Aside from being claimed by juvenile film-bros, there's another reason for “Sin City's” derisive reappraisal. In 2019, we all know that Frank Miller is completely insane. And if you've read all the “Sin City” comics, you know Miller getting the freedom to do whatever he want eventually led to self-indulgent nonsense. Rodriguez adapts three of Miller's best stories. Even then, “Sin City” is such a distillation of the hard-boiled noir aesthetic that it's practically a parody. Some of the dialogue is patently ridiculous, such as lines about “punching out God” or a not exactly sensitive mention of cerebral palsy. The film is such a hyper-macho, overblown experience of bygone stereotypes that it straddles the line between homage, spoof, and uncritical permissiveness.

It's also, of course, sexist as fuck. Though the movie doesn't think it is. (I don't know if that's better or worst.) Frank Miller probably thought he was creating strong female characters. The women in this movie brandish guns. They drive cool cars and fight back against bad guys. The villains are sexists, rapists, women-targeting serial killers, or all three. The male heroes would never lay a defensive finger on a woman. Yet all the women in Basin City are also prostitutes or strippers. They dress almost exclusively in revealing lingerie, when they aren't straight-up naked. Extreme violence against women is a common theme. So is the patronizing, dehumanizing way the would-be chivalrous heroes treat them. All the women in the film are objects of male gratification, regardless of how good or evil the guys are.

But let's just put all that aside for a minute and focus on how incredibly entertaining these stories are. “The Hard Goodbye,” which was the original “Sin City” story, remains my favorite. Marv is a fascinating figure. Miller has described him as inspired by Conan the Barbarian. In a modern context, that means he's an incredibly violent and mentally unstable psychopath. His shaky moral code is all that keeps him from being the serial killer people accuse him of being. Yet there's also a child-like vulnerability to Marv. Despite his clear cleverness, he thinks of himself as stupid. His love for Goldie is simple, incorruptible, pure in a way. And it's because she's the first woman to ever love him in return. Marv also loves his mama. It's easy to assume this guy had a rough, lonely childhood. He may be a cackling, sadistic lunatic who pays cruelty to the cruel. He has no problem unleashing his violent tendencies on those he thinks deserve it. He's also a deeply sad man, an overgrown kid in a monster's body.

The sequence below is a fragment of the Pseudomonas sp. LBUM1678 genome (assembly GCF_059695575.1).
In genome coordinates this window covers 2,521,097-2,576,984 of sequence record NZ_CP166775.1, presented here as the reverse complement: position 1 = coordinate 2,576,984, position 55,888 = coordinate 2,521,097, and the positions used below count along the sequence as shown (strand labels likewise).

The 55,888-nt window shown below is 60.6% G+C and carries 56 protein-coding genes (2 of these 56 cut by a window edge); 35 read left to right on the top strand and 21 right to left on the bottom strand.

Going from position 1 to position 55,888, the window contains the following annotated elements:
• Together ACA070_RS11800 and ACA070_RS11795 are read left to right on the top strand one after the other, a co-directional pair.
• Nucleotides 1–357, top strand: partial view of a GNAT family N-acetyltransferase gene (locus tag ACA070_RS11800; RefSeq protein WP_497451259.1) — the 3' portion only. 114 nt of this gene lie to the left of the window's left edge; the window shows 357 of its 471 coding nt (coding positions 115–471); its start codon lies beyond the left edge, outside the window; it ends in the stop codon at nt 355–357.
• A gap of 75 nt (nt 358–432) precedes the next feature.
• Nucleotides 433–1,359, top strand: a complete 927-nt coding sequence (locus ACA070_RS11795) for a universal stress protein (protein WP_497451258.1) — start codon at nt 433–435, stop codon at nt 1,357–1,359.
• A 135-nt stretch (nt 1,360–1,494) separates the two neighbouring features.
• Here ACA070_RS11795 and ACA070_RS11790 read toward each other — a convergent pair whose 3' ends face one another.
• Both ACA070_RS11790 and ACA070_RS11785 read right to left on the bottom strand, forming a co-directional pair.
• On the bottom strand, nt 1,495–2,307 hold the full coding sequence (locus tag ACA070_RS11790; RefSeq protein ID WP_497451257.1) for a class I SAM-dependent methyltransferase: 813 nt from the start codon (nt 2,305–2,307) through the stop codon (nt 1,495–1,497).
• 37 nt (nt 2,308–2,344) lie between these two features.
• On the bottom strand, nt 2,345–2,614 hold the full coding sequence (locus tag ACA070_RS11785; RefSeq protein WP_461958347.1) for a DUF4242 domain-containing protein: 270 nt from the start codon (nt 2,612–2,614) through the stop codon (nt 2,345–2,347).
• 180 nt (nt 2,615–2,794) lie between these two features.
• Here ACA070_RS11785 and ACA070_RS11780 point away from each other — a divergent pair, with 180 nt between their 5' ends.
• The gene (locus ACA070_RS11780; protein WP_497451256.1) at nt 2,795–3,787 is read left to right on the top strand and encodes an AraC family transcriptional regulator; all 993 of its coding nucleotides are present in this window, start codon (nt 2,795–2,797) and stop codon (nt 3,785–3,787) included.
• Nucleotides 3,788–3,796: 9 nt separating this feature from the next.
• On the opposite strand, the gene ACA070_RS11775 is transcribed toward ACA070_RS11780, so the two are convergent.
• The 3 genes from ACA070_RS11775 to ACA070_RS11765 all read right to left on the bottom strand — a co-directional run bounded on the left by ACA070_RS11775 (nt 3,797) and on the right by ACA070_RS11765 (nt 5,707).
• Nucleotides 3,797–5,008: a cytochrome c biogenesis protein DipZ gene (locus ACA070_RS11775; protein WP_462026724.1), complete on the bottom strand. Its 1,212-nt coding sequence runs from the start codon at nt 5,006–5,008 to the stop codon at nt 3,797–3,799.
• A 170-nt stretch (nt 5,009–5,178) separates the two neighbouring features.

When I first read the original “Sin City” graphic novel, which became “The Hard Goodbye,” I was surprised by how far it went. “Sin City” is so gruesome and grotesque that it nearly becomes a horror movie. The antagonist of the first story is a cannibalistic serial killer with razor sharp claws. He never speaks, never shows any emotion, and moves with an inhuman speed. We hear all about his habits and even see some of the grisly evidence of his crimes. Kevin is right out of a nightmare. And it's far from the film's only fantastical element. By the end, more than one regular human has been mutated into an ugly creature. It's like “Dick Tracy” on crack, with a more extreme but familiar need to exaggerate reality into an over-the-top fantasy.

Among “Sin City's” all-star cast, “The Hard Goodbye” features probably my favorite collection of performers. Mickey Rourke's comeback would begin in earnest here. Marv may be the quintessential Rourke role. He's nasty, tough, macho, even gets an explicit sex scene, but remains fascinating throughout. Elijah Woods, meanwhile, has the uncanny elements necessary to bring the chilling Kevin to life. It's also neat when Rutger Hauer drops in for a brief role as the unholy clergyman behind the entire scheme. Carla Gugino's doesn't-give-a-fuck attitude is well suited to Lucille, Marv's put-upon parole officer. Only Jamie King as Goldie/Wendy seems miscast, as her attempts to be tough come off as unconvincing.